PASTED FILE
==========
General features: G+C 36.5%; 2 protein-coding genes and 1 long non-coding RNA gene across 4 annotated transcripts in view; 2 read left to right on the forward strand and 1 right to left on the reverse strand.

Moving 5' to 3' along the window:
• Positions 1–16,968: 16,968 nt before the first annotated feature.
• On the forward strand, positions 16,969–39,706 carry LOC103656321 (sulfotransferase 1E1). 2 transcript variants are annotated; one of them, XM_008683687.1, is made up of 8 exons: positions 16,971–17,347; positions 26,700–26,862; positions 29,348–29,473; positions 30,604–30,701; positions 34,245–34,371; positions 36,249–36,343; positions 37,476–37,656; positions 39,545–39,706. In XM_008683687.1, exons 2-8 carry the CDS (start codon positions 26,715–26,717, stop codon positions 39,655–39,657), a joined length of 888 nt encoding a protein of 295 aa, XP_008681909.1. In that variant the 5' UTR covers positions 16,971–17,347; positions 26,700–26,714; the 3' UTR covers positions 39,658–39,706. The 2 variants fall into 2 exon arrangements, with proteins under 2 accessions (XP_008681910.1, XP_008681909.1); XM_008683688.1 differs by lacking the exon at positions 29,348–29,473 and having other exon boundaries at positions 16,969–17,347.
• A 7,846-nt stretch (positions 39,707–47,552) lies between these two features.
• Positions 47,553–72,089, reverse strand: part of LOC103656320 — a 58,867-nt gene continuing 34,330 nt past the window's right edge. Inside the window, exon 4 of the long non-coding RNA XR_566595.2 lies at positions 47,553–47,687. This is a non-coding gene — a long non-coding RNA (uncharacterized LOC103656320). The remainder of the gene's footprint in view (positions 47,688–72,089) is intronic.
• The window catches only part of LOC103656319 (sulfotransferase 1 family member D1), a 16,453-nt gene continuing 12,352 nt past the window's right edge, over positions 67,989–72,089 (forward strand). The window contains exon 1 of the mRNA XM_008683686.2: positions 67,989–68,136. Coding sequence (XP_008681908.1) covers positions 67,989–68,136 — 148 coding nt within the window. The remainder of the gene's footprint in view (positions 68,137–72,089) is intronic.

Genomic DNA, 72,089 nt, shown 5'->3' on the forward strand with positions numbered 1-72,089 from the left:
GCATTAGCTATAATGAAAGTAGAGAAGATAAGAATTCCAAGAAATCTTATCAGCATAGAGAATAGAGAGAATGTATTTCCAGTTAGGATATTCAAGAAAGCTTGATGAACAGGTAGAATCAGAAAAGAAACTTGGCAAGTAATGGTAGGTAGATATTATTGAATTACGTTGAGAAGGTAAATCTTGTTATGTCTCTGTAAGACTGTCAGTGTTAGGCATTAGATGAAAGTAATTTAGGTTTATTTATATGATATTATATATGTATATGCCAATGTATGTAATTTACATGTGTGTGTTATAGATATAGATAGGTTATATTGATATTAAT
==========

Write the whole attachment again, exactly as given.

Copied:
General features: G+C 36.5%; 2 protein-coding genes and 1 long non-coding RNA gene across 4 annotated transcripts in view; 2 read left to right on the forward strand and 1 right to left on the reverse strand.

Moving 5' to 3' along the window:
• Positions 1–16,968: 16,968 nt before the first annotated feature.
• On the forward strand, positions 16,969–39,706 carry LOC103656321 (sulfotransferase 1E1). 2 transcript variants are annotated; one of them, XM_008683687.1, is made up of 8 exons: positions 16,971–17,347; positions 26,700–26,862; positions 29,348–29,473; positions 30,604–30,701; positions 34,245–34,371; positions 36,249–36,343; positions 37,476–37,656; positions 39,545–39,706. In XM_008683687.1, exons 2-8 carry the CDS (start codon positions 26,715–26,717, stop codon positions 39,655–39,657), a joined length of 888 nt encoding a protein of 295 aa, XP_008681909.1. In that variant the 5' UTR covers positions 16,971–17,347; positions 26,700–26,714; the 3' UTR covers positions 39,658–39,706. The 2 variants fall into 2 exon arrangements, with proteins under 2 accessions (XP_008681910.1, XP_008681909.1); XM_008683688.1 differs by lacking the exon at positions 29,348–29,473 and having other exon boundaries at positions 16,969–17,347.
• A 7,846-nt stretch (positions 39,707–47,552) lies between these two features.
• Positions 47,553–72,089, reverse strand: part of LOC103656320 — a 58,867-nt gene continuing 34,330 nt past the window's right edge. Inside the window, exon 4 of the long non-coding RNA XR_566595.2 lies at positions 47,553–47,687. This is a non-coding gene — a long non-coding RNA (uncharacterized LOC103656320). The remainder of the gene's footprint in view (positions 47,688–72,089) is intronic.
• The window catches only part of LOC103656319 (sulfotransferase 1 family member D1), a 16,453-nt gene continuing 12,352 nt past the window's right edge, over positions 67,989–72,089 (forward strand). The window contains exon 1 of the mRNA XM_008683686.2: positions 67,989–68,136. Coding sequence (XP_008681908.1) covers positions 67,989–68,136 — 148 coding nt within the window. The remainder of the gene's footprint in view (positions 68,137–72,089) is intronic.

Genomic DNA, 72,089 nt, shown 5'->3' on the forward strand with positions numbered 1-72,089 from the left:
GCATTAGCTATAATGAAAGTAGAGAAGATAAGAATTCCAAGAAATCTTATCAGCATAGAGAATAGAGAGAATGTATTTCCAGTTAGGATATTCAAGAAAGCTTGATGAACAGGTAGAATCAGAAAAGAAACTTGGCAAGTAATGGTAGGTAGATATTATTGAATTACGTTGAGAAGGTAAATCTTGTTATGTCTCTGTAAGACTGTCAGTGTTAGGCATTAGATGAAAGTAATTTAGGTTTATTTATATGATATTATATATGTATATGCCAATGTATGTAATTTACATGTGTGTGTTATAGATATAGATAGGTTATATTGATATTAAT